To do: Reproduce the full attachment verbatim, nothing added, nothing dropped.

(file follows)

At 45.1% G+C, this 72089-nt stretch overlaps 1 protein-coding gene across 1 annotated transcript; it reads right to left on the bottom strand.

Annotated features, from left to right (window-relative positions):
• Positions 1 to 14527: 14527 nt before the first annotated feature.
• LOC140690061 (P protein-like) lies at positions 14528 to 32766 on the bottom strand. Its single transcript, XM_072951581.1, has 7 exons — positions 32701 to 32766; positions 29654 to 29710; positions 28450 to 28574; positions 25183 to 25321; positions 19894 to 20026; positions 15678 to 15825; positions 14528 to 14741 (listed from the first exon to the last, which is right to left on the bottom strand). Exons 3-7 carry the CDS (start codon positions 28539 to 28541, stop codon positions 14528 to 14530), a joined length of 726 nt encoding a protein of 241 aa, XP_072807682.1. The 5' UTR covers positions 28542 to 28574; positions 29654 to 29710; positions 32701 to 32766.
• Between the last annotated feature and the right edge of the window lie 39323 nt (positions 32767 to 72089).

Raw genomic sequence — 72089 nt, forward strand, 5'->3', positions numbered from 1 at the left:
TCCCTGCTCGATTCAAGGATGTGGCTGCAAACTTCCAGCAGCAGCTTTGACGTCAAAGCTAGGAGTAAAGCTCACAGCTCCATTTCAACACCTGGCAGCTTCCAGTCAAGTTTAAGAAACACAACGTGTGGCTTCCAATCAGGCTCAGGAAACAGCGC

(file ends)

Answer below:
At 45.1% G+C, this 72089-nt stretch overlaps 1 protein-coding gene across 1 annotated transcript; it reads right to left on the bottom strand.

Annotated features, from left to right (window-relative positions):
• Positions 1 to 14527: 14527 nt before the first annotated feature.
• LOC140690061 (P protein-like) lies at positions 14528 to 32766 on the bottom strand. Its single transcript, XM_072951581.1, has 7 exons — positions 32701 to 32766; positions 29654 to 29710; positions 28450 to 28574; positions 25183 to 25321; positions 19894 to 20026; positions 15678 to 15825; positions 14528 to 14741 (listed from the first exon to the last, which is right to left on the bottom strand). Exons 3-7 carry the CDS (start codon positions 28539 to 28541, stop codon positions 14528 to 14530), a joined length of 726 nt encoding a protein of 241 aa, XP_072807682.1. The 5' UTR covers positions 28542 to 28574; positions 29654 to 29710; positions 32701 to 32766.
• Between the last annotated feature and the right edge of the window lie 39323 nt (positions 32767 to 72089).

Raw genomic sequence — 72089 nt, forward strand, 5'->3', positions numbered from 1 at the left:
TCCCTGCTCGATTCAAGGATGTGGCTGCAAACTTCCAGCAGCAGCTTTGACGTCAAAGCTAGGAGTAAAGCTCACAGCTCCATTTCAACACCTGGCAGCTTCCAGTCAAGTTTAAGAAACACAACGTGTGGCTTCCAATCAGGCTCAGGAAACAGCGC